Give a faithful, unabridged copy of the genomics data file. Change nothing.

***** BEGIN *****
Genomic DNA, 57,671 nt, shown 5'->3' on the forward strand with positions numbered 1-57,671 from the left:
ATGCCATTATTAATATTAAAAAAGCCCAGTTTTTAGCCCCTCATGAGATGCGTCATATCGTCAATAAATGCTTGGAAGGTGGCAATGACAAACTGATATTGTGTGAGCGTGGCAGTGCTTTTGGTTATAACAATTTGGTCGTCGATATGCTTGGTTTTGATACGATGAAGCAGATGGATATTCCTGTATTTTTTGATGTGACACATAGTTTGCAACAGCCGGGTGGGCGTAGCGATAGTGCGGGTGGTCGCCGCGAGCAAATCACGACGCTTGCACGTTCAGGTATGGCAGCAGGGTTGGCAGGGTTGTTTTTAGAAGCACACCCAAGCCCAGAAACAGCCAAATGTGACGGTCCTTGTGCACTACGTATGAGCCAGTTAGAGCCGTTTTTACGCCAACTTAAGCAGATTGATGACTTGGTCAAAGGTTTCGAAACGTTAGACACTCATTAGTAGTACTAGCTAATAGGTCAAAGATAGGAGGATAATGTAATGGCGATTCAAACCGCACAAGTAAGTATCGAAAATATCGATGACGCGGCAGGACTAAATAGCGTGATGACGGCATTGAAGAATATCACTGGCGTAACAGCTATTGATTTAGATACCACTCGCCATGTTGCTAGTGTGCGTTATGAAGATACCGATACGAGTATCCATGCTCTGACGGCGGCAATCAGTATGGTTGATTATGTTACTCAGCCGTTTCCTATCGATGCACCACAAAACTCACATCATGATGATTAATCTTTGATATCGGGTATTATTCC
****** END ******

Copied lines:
Genomic DNA, 57,671 nt, shown 5'->3' on the forward strand with positions numbered 1-57,671 from the left:
ATGCCATTATTAATATTAAAAAAGCCCAGTTTTTAGCCCCTCATGAGATGCGTCATATCGTCAATAAATGCTTGGAAGGTGGCAATGACAAACTGATATTGTGTGAGCGTGGCAGTGCTTTTGGTTATAACAATTTGGTCGTCGATATGCTTGGTTTTGATACGATGAAGCAGATGGATATTCCTGTATTTTTTGATGTGACACATAGTTTGCAACAGCCGGGTGGGCGTAGCGATAGTGCGGGTGGTCGCCGCGAGCAAATCACGACGCTTGCACGTTCAGGTATGGCAGCAGGGTTGGCAGGGTTGTTTTTAGAAGCACACCCAAGCCCAGAAACAGCCAAATGTGACGGTCCTTGTGCACTACGTATGAGCCAGTTAGAGCCGTTTTTACGCCAACTTAAGCAGATTGATGACTTGGTCAAAGGTTTCGAAACGTTAGACACTCATTAGTAGTACTAGCTAATAGGTCAAAGATAGGAGGATAATGTAATGGCGATTCAAACCGCACAAGTAAGTATCGAAAATATCGATGACGCGGCAGGACTAAATAGCGTGATGACGGCATTGAAGAATATCACTGGCGTAACAGCTATTGATTTAGATACCACTCGCCATGTTGCTAGTGTGCGTTATGAAGATACCGATACGAGTATCCATGCTCTGACGGCGGCAATCAGTATGGTTGATTATGTTACTCAGCCGTTTCCTATCGATGCACCACAAAACTCACATCATGATGATTAATCTTTGATATCGGGTATTATTCC